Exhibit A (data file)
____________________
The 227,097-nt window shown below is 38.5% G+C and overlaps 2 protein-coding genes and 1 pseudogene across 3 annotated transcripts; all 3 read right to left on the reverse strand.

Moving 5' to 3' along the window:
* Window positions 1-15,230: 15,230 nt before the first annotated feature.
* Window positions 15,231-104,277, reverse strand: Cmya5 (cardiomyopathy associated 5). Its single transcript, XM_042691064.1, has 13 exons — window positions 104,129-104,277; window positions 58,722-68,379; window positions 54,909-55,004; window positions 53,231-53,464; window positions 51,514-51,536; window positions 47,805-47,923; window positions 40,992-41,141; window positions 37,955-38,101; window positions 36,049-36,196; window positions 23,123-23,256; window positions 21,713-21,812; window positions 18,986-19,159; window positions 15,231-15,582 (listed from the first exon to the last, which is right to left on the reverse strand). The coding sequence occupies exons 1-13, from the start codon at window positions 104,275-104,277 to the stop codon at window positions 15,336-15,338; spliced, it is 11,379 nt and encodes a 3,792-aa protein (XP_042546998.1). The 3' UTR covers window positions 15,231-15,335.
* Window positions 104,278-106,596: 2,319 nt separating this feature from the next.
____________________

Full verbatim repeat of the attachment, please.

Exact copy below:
The 227,097-nt window shown below is 38.5% G+C and overlaps 2 protein-coding genes and 1 pseudogene across 3 annotated transcripts; all 3 read right to left on the reverse strand.

Moving 5' to 3' along the window:
* Window positions 1-15,230: 15,230 nt before the first annotated feature.
* Window positions 15,231-104,277, reverse strand: Cmya5 (cardiomyopathy associated 5). Its single transcript, XM_042691064.1, has 13 exons — window positions 104,129-104,277; window positions 58,722-68,379; window positions 54,909-55,004; window positions 53,231-53,464; window positions 51,514-51,536; window positions 47,805-47,923; window positions 40,992-41,141; window positions 37,955-38,101; window positions 36,049-36,196; window positions 23,123-23,256; window positions 21,713-21,812; window positions 18,986-19,159; window positions 15,231-15,582 (listed from the first exon to the last, which is right to left on the reverse strand). The coding sequence occupies exons 1-13, from the start codon at window positions 104,275-104,277 to the stop codon at window positions 15,336-15,338; spliced, it is 11,379 nt and encodes a 3,792-aa protein (XP_042546998.1). The 3' UTR covers window positions 15,231-15,335.
* Window positions 104,278-106,596: 2,319 nt separating this feature from the next.